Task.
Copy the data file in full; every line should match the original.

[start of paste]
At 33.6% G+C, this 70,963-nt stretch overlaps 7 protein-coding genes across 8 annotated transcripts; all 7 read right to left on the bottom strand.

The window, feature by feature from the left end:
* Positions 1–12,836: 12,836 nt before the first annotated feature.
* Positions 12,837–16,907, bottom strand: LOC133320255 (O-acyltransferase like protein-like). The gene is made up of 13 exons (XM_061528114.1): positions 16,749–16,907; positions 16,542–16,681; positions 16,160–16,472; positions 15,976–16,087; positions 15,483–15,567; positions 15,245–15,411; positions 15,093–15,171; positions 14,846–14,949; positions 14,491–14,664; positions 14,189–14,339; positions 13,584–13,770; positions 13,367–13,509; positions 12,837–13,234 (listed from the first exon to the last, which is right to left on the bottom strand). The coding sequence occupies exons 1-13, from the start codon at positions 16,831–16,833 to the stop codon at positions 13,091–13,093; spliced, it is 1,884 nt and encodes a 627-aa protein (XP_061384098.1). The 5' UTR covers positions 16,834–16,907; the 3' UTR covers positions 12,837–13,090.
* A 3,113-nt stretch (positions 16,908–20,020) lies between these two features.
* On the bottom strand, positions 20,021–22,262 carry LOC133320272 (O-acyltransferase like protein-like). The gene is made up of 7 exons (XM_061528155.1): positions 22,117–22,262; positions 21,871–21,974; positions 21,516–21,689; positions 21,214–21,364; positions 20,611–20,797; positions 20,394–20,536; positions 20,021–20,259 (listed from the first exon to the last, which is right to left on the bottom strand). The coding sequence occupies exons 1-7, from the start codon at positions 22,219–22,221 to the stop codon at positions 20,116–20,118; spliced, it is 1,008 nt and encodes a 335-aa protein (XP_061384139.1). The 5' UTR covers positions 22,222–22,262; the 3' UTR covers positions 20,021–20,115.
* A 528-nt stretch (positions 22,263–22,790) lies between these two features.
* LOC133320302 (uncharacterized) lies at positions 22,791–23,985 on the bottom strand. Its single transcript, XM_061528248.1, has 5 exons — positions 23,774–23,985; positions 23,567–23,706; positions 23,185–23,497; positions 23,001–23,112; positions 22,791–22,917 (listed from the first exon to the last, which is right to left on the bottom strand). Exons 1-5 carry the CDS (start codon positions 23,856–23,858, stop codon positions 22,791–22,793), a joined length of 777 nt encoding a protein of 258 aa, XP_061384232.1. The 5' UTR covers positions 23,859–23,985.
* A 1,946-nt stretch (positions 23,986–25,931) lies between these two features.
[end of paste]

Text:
At 33.6% G+C, this 70,963-nt stretch overlaps 7 protein-coding genes across 8 annotated transcripts; all 7 read right to left on the bottom strand.

The window, feature by feature from the left end:
* Positions 1–12,836: 12,836 nt before the first annotated feature.
* Positions 12,837–16,907, bottom strand: LOC133320255 (O-acyltransferase like protein-like). The gene is made up of 13 exons (XM_061528114.1): positions 16,749–16,907; positions 16,542–16,681; positions 16,160–16,472; positions 15,976–16,087; positions 15,483–15,567; positions 15,245–15,411; positions 15,093–15,171; positions 14,846–14,949; positions 14,491–14,664; positions 14,189–14,339; positions 13,584–13,770; positions 13,367–13,509; positions 12,837–13,234 (listed from the first exon to the last, which is right to left on the bottom strand). The coding sequence occupies exons 1-13, from the start codon at positions 16,831–16,833 to the stop codon at positions 13,091–13,093; spliced, it is 1,884 nt and encodes a 627-aa protein (XP_061384098.1). The 5' UTR covers positions 16,834–16,907; the 3' UTR covers positions 12,837–13,090.
* A 3,113-nt stretch (positions 16,908–20,020) lies between these two features.
* On the bottom strand, positions 20,021–22,262 carry LOC133320272 (O-acyltransferase like protein-like). The gene is made up of 7 exons (XM_061528155.1): positions 22,117–22,262; positions 21,871–21,974; positions 21,516–21,689; positions 21,214–21,364; positions 20,611–20,797; positions 20,394–20,536; positions 20,021–20,259 (listed from the first exon to the last, which is right to left on the bottom strand). The coding sequence occupies exons 1-7, from the start codon at positions 22,219–22,221 to the stop codon at positions 20,116–20,118; spliced, it is 1,008 nt and encodes a 335-aa protein (XP_061384139.1). The 5' UTR covers positions 22,222–22,262; the 3' UTR covers positions 20,021–20,115.
* A 528-nt stretch (positions 22,263–22,790) lies between these two features.
* LOC133320302 (uncharacterized) lies at positions 22,791–23,985 on the bottom strand. Its single transcript, XM_061528248.1, has 5 exons — positions 23,774–23,985; positions 23,567–23,706; positions 23,185–23,497; positions 23,001–23,112; positions 22,791–22,917 (listed from the first exon to the last, which is right to left on the bottom strand). Exons 1-5 carry the CDS (start codon positions 23,856–23,858, stop codon positions 22,791–22,793), a joined length of 777 nt encoding a protein of 258 aa, XP_061384232.1. The 5' UTR covers positions 23,859–23,985.
* A 1,946-nt stretch (positions 23,986–25,931) lies between these two features.